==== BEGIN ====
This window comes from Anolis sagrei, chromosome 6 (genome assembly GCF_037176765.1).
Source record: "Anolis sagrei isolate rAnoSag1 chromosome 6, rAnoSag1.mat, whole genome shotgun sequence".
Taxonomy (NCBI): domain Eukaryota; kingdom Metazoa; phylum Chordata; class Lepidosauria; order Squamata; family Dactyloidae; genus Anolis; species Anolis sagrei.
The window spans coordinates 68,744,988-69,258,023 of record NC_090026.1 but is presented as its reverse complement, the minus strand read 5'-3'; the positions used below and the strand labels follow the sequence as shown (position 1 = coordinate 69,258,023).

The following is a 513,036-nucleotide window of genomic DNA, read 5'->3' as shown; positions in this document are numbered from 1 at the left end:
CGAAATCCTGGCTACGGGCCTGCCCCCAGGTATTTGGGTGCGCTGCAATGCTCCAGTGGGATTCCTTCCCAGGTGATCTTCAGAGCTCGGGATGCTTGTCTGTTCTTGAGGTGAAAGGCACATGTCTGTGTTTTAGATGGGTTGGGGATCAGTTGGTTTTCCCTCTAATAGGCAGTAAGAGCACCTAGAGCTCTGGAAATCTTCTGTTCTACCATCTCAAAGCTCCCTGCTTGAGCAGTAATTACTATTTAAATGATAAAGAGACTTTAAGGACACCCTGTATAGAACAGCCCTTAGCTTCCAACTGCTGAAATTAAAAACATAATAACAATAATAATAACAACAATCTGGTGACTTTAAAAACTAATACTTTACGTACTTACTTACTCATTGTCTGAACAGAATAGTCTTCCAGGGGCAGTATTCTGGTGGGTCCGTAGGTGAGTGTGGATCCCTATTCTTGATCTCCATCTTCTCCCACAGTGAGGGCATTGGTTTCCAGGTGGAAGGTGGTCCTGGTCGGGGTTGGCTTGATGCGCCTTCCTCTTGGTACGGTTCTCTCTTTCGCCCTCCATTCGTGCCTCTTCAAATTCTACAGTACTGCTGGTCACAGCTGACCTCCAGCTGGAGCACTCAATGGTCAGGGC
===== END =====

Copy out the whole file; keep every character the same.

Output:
This window comes from Anolis sagrei, chromosome 6 (genome assembly GCF_037176765.1).
Source record: "Anolis sagrei isolate rAnoSag1 chromosome 6, rAnoSag1.mat, whole genome shotgun sequence".
Taxonomy (NCBI): domain Eukaryota; kingdom Metazoa; phylum Chordata; class Lepidosauria; order Squamata; family Dactyloidae; genus Anolis; species Anolis sagrei.
The window spans coordinates 68,744,988-69,258,023 of record NC_090026.1 but is presented as its reverse complement, the minus strand read 5'-3'; the positions used below and the strand labels follow the sequence as shown (position 1 = coordinate 69,258,023).

The following is a 513,036-nucleotide window of genomic DNA, read 5'->3' as shown; positions in this document are numbered from 1 at the left end:
CGAAATCCTGGCTACGGGCCTGCCCCCAGGTATTTGGGTGCGCTGCAATGCTCCAGTGGGATTCCTTCCCAGGTGATCTTCAGAGCTCGGGATGCTTGTCTGTTCTTGAGGTGAAAGGCACATGTCTGTGTTTTAGATGGGTTGGGGATCAGTTGGTTTTCCCTCTAATAGGCAGTAAGAGCACCTAGAGCTCTGGAAATCTTCTGTTCTACCATCTCAAAGCTCCCTGCTTGAGCAGTAATTACTATTTAAATGATAAAGAGACTTTAAGGACACCCTGTATAGAACAGCCCTTAGCTTCCAACTGCTGAAATTAAAAACATAATAACAATAATAATAACAACAATCTGGTGACTTTAAAAACTAATACTTTACGTACTTACTTACTCATTGTCTGAACAGAATAGTCTTCCAGGGGCAGTATTCTGGTGGGTCCGTAGGTGAGTGTGGATCCCTATTCTTGATCTCCATCTTCTCCCACAGTGAGGGCATTGGTTTCCAGGTGGAAGGTGGTCCTGGTCGGGGTTGGCTTGATGCGCCTTCCTCTTGGTACGGTTCTCTCTTTCGCCCTCCATTCGTGCCTCTTCAAATTCTACAGTACTGCTGGTCACAGCTGACCTCCAGCTGGAGCACTCAATGGTCAGGGC